In closing, with the pre-winter being interrupted over the past few days, my getting ready for winter chores list has dwindled by a couple more. Perhaps by next week at this time the list will find its way to the recycle basket.                                                                                                            

The most important item for this week was to get summer wheels changed to winter. I’ve been slip-sliding down the Trail on three or four occasions already, and enough is enough. It’s probably a good bet when my winter rubber finally hits the road, winter will back off for a while.                                                                                                                                                                                                

For WTIP, this is Wildersmith on the Gunflint Trail, where every day is great, as the mysteries of seasonal transition continue!

Happy Holloween!



Sawtooth Mountain Elementary - School News October 25, 2018

Sawtooth Mountain Elementary - School News with Aurora and Wyatt.
October 25, 2018



Talking Books - October 2018

Gwen Danfelt, manager of Drury Lane Books, joins North Shore Morning host, CJ Heithoff to "Talk Books".


Paradise Beach by Stephan Hoglund

North Woods Naturalist: Winds and waves

WTIP’s CJ Heithoff talks with naturalist Chel Anderson about the recent big winds in our area and how that affects our lakes in this edition of North Woods Naturalist.


Throat singers Nina Segalowitz and Taqralik Partridge - Photo courtesy of Sivertson Gallery

Sivertson Gallery busy with Inuit Premiere

Throat singers Nina Segalowitz and Taqralik Partridge will again help Sivertson’s Gallery in Grand Marais celebrate its Inuit Premiere. The women will perform at 3 p.m. on Friday, October 26 at North House Folk School and at 1and 3 p.m. on Saturday, Oct 27 at Sivertson Gallery.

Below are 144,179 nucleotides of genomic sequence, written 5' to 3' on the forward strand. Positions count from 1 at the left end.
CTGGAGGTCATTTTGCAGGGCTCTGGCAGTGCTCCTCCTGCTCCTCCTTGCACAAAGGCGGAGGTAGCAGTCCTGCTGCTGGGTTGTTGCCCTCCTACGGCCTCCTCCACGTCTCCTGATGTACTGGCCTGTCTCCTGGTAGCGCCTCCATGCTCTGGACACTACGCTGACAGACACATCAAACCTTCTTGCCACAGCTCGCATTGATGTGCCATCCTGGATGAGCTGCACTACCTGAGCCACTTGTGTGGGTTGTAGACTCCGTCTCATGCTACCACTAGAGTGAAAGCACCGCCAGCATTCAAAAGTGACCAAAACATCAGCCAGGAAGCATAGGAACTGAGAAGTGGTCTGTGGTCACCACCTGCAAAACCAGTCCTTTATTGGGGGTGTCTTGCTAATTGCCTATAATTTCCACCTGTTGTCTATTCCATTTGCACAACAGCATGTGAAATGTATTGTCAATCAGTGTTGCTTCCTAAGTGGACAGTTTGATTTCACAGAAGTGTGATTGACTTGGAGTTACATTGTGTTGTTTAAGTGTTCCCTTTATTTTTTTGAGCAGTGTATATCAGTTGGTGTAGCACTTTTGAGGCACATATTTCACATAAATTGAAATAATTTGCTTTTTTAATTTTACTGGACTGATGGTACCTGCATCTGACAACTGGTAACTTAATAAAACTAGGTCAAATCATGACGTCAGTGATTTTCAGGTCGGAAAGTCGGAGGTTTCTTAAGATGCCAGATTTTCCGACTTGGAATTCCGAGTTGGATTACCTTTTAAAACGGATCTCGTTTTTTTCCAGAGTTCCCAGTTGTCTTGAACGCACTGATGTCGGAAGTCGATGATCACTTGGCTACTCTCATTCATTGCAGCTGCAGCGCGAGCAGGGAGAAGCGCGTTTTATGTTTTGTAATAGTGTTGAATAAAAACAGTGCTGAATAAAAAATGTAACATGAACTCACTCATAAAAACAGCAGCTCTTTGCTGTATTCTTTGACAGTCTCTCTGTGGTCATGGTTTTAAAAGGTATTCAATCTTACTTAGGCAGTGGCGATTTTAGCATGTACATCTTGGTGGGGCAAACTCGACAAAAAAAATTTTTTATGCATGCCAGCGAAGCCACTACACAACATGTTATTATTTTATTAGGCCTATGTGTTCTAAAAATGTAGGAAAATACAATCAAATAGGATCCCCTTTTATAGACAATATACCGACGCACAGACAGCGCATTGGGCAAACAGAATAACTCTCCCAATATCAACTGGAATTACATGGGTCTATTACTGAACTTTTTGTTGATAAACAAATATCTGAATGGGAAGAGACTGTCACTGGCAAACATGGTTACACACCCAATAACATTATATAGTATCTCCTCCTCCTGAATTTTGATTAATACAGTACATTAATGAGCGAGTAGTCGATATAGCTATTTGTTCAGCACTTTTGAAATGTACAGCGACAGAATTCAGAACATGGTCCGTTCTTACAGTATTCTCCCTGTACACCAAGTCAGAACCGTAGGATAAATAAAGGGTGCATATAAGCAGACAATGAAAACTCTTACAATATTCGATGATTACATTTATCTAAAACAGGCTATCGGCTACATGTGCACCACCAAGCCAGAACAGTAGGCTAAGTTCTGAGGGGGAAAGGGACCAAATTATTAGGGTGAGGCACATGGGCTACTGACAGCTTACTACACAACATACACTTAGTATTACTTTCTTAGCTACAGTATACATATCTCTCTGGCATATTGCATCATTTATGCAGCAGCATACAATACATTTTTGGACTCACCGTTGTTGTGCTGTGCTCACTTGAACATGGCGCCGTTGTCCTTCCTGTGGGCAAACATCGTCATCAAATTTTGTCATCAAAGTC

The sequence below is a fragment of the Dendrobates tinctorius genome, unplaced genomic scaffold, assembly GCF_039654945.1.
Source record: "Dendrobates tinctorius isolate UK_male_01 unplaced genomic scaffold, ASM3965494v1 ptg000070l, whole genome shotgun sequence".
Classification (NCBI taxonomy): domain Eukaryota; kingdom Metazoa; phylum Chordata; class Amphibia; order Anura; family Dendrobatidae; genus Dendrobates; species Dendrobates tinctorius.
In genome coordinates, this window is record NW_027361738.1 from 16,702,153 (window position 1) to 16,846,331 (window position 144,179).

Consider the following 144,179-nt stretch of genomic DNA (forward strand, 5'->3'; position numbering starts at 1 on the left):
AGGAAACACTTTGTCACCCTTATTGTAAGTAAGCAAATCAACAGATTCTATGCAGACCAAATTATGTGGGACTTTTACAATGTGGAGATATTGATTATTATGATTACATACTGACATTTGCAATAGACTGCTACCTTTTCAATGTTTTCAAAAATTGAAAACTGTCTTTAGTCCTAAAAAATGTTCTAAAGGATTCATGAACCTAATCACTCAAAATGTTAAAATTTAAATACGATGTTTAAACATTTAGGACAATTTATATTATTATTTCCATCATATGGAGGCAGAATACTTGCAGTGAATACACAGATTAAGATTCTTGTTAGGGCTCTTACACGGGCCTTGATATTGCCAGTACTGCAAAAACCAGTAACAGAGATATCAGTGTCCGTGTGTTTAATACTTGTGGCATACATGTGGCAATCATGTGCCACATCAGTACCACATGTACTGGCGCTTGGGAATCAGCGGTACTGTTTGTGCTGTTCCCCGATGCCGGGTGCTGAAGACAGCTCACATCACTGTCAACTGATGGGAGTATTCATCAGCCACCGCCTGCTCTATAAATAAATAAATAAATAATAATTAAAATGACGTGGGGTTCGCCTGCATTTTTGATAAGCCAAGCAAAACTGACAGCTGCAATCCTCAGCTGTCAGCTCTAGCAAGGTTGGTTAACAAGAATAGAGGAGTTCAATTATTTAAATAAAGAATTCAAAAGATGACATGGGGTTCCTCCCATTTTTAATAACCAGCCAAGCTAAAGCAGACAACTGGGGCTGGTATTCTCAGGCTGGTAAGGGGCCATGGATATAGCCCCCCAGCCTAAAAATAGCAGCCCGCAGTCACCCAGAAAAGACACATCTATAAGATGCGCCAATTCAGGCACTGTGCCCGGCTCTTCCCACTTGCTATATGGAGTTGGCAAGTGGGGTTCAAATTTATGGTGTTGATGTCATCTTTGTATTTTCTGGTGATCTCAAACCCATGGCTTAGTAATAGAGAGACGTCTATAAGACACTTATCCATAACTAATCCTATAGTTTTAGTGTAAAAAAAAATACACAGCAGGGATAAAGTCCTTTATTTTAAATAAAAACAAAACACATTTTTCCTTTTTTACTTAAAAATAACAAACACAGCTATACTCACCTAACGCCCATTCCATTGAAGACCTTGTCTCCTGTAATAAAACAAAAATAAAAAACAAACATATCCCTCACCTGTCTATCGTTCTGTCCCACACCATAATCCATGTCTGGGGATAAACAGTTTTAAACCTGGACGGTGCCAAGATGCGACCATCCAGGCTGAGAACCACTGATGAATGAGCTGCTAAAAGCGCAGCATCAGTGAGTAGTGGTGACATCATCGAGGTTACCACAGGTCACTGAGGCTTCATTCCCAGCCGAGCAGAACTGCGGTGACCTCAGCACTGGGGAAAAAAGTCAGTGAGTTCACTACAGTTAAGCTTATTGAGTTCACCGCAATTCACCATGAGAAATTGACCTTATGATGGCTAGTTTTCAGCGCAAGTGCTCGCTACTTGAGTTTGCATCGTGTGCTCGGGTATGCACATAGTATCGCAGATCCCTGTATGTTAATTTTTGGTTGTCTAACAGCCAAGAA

Throat singing is a traditional activity of the people of Nunavik, Canada. Often two women perform together and combine rhythmic tones from both inhaling and exhaling.
Taqralik Partridge is an Inuit poet and spoken word artist from Kuujuak, Canada. She describes throat singing as a game, “You have two people who play with each other and echo each other and the object of the game is to make the other person stop either by exhaustion, laughing or losing the rhythm.”
Nina Segalowitz was born in the far north and grew up in Montreal. She says, “Throat singing is for me a way to bridge two worlds.” She has performed as a throat singer for over 20 years. 

To find out what else is happening during the Inuit gathering, see the complete events schedule here.

WTIP volunteer Jane Alexander learns more about the gathering in this interview.